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Interview with John Walsh – composer of Film4 Frightfest opening film ‘Cherry Tree’
27 Aug 2015 : Seán Brosnan
John Walsh, composer of David Keating’s Frightfest opener ‘Cherry Tree’
With Irish horror film ‘Cherry Tree’ scheduled to open the 2015 Film4 Frightfest -one of the UK’s most renowned genre film festivals – this week, we talk to composer John Walsh about his work on the film.

Directed by David Keating, written by Brendan McCarthy and produced by Brendan McCarthy and John McDonnell of Fantastic Films, ‘Cherry Tree’ follows Faith who, on the advice of her alluring sports coach Sissy, agrees to have Satan’s baby in order to save her dying father.

Having previously composed scores for many short films, television shows and commercials, we talk to Walsh about his first foray into feature film composing with ‘Cherry Tree’.

IFTN: How did you land the job composing for ‘Cherry Tree’?

John Walsh: ‘I got a call from producer Brendan McCarthy (who also wrote the film) and was told they were looking for a composer. I was recommended to him by Brian O’Malley who I had worked with previously. Brian had just directed ‘Let Us Prey’ which Brendan McCarthy also produced so they obviously valued his opinion and I got the call.’

After a lot of short films, television series and commercials work, this is your first feature film…

‘Yeah, this was a great experience – I really enjoyed it. A lot of people might know me from some of the television commercials I have worked on like my work with the Jameson Film Festival, Tourism Ireland, Guinness and stuff like that. And I had worked on television shows like ‘Proof’ and ‘Custer’s Last Stand-Up’ but it was very freeing to work on a bigger canvas and I really enjoyed it. It was nice to stand back and make broader strokes – to get your teeth into something and really immerse yourself in a project.’

The horror genre is obviously a completely different animal to any other genre of film – with something like this – do you look at John Carpenter in ‘Halloween’ and put the music out in the front or do you look at Howard Shore in ‘Silence of the Lambs’ and let it build in the background?

‘I’d probably be more of a Bernard Herrmann guy (composer of ‘Psycho’). Obviously a lot of western music relies on very familiar sounding chord progressions. What I liked about this was that it gave me an opportunity to step outside of that and experiment with very unusual chords. It was almost like jazz improvisation where you go outside the very familiar primary chords and end up doing something completely different and I think that works very well for horror.’

‘One of the things Herrmann used to do was create these little patterns where he would repeat four or five notes and have them move up and down the keyboard. I like that as well – creating little patterns and then building on them. I liked using very dark sound design – unusual instrument combinations. Funny enough, I think the harp is very effective in horror, as is the water-phone – with the water within the instrument creating a very eerie, creepy sound. It’s a very interesting genre – if I just did horror films for the rest of my career I would be very happy [laughs].’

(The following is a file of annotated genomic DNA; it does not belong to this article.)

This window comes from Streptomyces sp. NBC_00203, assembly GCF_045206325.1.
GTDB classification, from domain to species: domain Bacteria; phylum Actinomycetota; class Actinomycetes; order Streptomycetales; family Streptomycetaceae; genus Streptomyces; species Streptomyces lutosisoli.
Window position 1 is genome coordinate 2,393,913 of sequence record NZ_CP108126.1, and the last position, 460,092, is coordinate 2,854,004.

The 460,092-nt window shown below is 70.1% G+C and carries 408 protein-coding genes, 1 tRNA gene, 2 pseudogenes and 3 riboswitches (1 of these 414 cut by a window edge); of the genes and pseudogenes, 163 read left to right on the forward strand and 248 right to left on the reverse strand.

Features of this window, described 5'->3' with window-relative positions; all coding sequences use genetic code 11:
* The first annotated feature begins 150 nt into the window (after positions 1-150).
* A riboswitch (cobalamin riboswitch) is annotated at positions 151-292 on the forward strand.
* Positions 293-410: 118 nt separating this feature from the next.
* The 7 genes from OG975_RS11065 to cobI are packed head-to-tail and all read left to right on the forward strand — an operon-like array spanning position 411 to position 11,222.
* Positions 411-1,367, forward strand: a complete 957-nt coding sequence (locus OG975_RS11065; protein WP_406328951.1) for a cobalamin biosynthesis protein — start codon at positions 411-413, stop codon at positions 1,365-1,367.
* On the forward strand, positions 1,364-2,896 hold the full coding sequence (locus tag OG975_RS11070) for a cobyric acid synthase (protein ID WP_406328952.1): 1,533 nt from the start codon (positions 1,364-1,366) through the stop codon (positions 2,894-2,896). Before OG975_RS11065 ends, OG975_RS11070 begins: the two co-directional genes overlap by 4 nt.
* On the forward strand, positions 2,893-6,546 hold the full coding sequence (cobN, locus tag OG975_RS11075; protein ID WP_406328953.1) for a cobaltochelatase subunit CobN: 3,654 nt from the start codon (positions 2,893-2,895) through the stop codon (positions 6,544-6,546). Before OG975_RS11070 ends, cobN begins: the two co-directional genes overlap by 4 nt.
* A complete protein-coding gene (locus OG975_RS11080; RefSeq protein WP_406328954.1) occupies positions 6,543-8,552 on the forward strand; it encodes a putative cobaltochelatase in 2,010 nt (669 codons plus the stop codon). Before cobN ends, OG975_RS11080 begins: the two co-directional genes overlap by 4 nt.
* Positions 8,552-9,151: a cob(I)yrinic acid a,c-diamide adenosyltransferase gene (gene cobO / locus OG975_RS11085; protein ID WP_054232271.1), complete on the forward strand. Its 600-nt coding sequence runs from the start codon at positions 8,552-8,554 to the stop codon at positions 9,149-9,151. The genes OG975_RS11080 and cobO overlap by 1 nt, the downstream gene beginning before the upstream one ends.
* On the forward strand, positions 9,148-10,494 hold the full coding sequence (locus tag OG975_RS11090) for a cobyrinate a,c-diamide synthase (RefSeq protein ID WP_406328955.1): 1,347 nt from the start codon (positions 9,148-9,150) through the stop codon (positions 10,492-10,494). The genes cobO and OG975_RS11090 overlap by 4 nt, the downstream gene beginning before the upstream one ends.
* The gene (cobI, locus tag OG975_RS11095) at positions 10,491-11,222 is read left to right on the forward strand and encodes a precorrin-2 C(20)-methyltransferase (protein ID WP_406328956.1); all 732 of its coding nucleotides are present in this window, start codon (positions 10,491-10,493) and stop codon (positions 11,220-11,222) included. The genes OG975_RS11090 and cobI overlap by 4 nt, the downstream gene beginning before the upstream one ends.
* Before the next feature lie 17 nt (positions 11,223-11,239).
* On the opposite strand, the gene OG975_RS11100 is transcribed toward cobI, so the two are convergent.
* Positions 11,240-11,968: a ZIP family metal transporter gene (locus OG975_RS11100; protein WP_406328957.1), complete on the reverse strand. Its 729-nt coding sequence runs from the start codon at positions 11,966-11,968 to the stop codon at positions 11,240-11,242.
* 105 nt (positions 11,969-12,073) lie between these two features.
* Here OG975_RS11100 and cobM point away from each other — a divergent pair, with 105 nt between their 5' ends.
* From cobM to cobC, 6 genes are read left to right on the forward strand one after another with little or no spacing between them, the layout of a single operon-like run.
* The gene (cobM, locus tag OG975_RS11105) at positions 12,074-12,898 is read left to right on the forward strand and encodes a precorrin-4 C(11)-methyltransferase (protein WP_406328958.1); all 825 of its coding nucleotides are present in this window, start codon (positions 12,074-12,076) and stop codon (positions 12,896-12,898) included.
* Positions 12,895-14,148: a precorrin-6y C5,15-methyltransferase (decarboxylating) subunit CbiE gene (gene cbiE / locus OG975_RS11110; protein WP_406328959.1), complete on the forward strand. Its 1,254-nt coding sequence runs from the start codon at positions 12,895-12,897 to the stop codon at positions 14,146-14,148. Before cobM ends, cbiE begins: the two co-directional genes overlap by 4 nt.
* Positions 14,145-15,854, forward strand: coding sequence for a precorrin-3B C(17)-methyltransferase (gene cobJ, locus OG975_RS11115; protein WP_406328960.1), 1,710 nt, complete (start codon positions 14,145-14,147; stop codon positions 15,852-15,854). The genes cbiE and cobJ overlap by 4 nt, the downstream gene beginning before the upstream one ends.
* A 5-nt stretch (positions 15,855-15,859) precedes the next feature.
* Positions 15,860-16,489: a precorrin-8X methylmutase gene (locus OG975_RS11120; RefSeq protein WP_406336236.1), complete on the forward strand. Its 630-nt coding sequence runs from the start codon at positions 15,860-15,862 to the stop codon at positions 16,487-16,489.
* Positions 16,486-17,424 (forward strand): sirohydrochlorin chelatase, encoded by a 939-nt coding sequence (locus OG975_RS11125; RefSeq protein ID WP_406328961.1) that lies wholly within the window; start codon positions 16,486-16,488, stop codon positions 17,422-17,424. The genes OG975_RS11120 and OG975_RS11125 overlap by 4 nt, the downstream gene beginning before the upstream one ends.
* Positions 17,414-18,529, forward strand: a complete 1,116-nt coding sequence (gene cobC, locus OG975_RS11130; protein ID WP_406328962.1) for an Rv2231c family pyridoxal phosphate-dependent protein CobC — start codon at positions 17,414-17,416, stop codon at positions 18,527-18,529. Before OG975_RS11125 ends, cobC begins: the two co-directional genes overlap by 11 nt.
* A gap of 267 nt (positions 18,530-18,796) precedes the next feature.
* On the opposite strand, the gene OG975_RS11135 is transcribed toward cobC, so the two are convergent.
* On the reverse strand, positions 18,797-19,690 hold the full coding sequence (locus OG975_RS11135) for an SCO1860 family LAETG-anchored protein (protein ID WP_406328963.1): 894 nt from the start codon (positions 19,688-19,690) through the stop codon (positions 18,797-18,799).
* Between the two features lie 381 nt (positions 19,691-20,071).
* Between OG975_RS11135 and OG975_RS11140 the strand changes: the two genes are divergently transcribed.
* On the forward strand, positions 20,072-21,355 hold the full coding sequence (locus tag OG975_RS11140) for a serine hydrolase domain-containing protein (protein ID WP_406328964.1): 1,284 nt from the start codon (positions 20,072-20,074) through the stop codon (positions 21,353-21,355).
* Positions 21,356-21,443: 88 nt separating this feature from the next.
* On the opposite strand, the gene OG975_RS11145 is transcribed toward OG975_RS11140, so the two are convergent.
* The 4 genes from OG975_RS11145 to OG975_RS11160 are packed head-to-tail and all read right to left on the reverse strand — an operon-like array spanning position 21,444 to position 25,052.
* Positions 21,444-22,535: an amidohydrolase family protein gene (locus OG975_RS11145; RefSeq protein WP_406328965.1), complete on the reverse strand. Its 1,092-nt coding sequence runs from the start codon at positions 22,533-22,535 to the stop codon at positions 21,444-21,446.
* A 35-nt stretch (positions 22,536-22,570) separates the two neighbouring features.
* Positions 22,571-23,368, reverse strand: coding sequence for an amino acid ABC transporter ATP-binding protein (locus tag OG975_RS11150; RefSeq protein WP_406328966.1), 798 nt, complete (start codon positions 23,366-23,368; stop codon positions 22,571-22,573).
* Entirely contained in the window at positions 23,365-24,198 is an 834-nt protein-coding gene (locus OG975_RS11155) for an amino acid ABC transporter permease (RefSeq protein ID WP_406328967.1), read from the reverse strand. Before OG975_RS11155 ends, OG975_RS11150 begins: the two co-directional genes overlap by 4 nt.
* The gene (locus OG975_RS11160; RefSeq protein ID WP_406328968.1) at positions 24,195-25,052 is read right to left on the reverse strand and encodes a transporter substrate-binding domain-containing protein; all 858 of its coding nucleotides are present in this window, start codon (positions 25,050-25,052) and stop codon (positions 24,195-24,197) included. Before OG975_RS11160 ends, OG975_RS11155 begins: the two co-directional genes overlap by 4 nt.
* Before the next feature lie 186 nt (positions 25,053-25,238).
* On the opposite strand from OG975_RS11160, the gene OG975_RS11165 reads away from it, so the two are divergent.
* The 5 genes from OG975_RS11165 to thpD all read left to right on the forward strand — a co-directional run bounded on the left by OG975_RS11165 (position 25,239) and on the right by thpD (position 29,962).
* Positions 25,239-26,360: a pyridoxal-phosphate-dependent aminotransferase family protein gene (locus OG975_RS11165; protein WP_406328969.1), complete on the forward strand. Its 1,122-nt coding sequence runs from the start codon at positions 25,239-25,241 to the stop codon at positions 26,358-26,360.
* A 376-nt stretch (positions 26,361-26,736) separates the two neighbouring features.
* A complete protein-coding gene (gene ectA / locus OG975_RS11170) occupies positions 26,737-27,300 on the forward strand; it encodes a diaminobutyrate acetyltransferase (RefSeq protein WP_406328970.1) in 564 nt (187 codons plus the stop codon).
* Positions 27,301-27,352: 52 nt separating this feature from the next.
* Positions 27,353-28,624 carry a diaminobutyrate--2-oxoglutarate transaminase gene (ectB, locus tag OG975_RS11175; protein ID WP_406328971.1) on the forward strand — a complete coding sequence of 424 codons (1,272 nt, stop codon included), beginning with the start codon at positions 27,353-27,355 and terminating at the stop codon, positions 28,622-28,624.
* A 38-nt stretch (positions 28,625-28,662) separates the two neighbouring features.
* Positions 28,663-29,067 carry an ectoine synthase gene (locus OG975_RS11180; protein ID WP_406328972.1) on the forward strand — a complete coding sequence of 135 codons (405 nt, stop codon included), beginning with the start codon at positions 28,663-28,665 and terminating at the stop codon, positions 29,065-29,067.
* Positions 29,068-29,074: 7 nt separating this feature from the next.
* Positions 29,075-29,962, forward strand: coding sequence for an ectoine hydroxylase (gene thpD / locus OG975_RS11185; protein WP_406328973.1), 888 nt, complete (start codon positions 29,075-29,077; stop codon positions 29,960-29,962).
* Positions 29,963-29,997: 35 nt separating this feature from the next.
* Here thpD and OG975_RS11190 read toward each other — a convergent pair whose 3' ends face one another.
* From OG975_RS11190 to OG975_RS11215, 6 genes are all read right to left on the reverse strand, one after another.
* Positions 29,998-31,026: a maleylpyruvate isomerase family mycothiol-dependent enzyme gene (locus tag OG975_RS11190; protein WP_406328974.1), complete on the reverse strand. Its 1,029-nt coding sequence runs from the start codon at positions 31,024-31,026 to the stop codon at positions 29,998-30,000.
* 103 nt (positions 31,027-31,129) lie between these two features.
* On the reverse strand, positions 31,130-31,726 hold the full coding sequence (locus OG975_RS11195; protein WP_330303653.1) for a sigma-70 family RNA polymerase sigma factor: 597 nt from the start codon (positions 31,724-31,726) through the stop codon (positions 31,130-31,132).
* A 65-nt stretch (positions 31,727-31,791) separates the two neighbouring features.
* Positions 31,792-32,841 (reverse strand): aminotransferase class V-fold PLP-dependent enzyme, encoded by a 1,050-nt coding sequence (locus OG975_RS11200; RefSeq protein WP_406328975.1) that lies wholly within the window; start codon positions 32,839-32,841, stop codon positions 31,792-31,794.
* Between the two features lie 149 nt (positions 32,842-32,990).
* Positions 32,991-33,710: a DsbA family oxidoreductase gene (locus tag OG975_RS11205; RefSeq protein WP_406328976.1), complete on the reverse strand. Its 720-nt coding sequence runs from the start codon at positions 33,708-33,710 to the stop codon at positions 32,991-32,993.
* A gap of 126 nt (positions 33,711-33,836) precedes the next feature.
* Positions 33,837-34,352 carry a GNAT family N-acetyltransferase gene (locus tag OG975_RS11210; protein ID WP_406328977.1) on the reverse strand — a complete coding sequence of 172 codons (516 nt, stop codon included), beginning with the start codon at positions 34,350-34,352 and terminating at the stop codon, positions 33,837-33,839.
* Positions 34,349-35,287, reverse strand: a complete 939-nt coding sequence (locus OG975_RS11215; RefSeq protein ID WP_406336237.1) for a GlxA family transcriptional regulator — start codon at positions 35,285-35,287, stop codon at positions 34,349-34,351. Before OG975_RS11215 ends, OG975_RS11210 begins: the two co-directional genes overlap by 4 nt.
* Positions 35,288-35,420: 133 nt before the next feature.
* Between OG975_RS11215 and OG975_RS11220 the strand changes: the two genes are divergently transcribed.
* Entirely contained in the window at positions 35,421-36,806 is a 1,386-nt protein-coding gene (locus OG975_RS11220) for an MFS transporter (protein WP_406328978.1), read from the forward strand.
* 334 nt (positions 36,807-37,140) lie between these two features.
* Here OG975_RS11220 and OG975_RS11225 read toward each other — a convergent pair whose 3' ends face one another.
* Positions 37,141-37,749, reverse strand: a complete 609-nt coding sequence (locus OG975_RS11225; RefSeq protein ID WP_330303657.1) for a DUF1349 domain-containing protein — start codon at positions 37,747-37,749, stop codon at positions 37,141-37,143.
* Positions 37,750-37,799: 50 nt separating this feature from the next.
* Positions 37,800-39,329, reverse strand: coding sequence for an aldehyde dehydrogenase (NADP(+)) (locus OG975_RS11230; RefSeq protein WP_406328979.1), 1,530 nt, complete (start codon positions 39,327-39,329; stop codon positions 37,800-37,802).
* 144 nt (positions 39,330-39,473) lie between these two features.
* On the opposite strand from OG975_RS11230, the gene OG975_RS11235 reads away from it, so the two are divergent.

Were you given much notes when working for ‘Cherry Tree’ or were you allowed go away and do your own thing?

‘I was given the option in terms of what way I wanted to do it. The way I like to work is that I go away and just do it – and then have the filmmakers tell me what they like and what they don’t like – now that’s not always possible. What was great about this was there was no temp music. There is a great freedom in not having temp music – in producers just giving you pictures and telling you to put your music on it - temp music can be the bane of a composer’s existence to be honest.’

‘In saying that, I don’t think they were expecting me to come back and say “there’s the whole film scored” but that’s the way I wanted to do it. Thankfully, they really liked it – all they wanted was some extra cues here and there.’

What initially drew you to take your first foray into feature film composing with ‘Cherry Tree’?

‘I love the genre and I loved the script. When I met the guys then, we got into a discussion about films we liked and I found myself having conversations with them about ‘The Others’, ‘Misery’ and ‘Drag Me From Hell’. I felt we were on the same page and speaking the same language and I think it was easy to move forward once I got that feeling. Also, Brendan McCarthy is a big Country Music fan so we bonded over that and we also had the same taste in Western shirts!’

So, have you been bitten by the feature film bug then – can you tell us what you have in the pipeline?

‘Definitely. I have something interesting planned at the moment – it is scheduled to shoot in September/October. I can’t say a huge amount about it now but it is something I am really excited about – it’s a really great script – something really unique that will get people excited so watch this space on that one!’

‘Cherry Tree’ opens the 2015 Film4 Frightfest today. For more information on composer John Walsh, check out his website: johnwalshmusic.com.





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